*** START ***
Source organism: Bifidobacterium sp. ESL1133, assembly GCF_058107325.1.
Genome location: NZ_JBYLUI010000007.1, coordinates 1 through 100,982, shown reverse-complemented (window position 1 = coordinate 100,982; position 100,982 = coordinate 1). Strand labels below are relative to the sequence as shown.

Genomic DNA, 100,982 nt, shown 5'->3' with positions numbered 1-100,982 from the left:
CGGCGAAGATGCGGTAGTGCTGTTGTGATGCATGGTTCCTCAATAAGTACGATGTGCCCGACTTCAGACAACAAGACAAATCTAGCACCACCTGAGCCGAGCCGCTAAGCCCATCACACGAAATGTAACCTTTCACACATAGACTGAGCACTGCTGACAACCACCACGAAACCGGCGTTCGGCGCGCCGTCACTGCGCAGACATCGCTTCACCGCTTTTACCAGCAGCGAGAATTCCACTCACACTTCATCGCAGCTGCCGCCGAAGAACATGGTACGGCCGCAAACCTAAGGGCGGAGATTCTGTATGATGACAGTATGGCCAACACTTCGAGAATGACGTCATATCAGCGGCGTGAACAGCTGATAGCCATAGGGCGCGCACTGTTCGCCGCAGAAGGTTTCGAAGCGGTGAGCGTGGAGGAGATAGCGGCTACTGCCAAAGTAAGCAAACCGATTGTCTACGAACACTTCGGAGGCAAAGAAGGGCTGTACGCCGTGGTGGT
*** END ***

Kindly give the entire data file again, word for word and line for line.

Source organism: Bifidobacterium sp. ESL1133, assembly GCF_058107325.1.
Genome location: NZ_JBYLUI010000007.1, coordinates 1 through 100,982, shown reverse-complemented (window position 1 = coordinate 100,982; position 100,982 = coordinate 1). Strand labels below are relative to the sequence as shown.

Genomic DNA, 100,982 nt, shown 5'->3' with positions numbered 1-100,982 from the left:
CGGCGAAGATGCGGTAGTGCTGTTGTGATGCATGGTTCCTCAATAAGTACGATGTGCCCGACTTCAGACAACAAGACAAATCTAGCACCACCTGAGCCGAGCCGCTAAGCCCATCACACGAAATGTAACCTTTCACACATAGACTGAGCACTGCTGACAACCACCACGAAACCGGCGTTCGGCGCGCCGTCACTGCGCAGACATCGCTTCACCGCTTTTACCAGCAGCGAGAATTCCACTCACACTTCATCGCAGCTGCCGCCGAAGAACATGGTACGGCCGCAAACCTAAGGGCGGAGATTCTGTATGATGACAGTATGGCCAACACTTCGAGAATGACGTCATATCAGCGGCGTGAACAGCTGATAGCCATAGGGCGCGCACTGTTCGCCGCAGAAGGTTTCGAAGCGGTGAGCGTGGAGGAGATAGCGGCTACTGCCAAAGTAAGCAAACCGATTGTCTACGAACACTTCGGAGGCAAAGAAGGGCTGTACGCCGTGGTGGT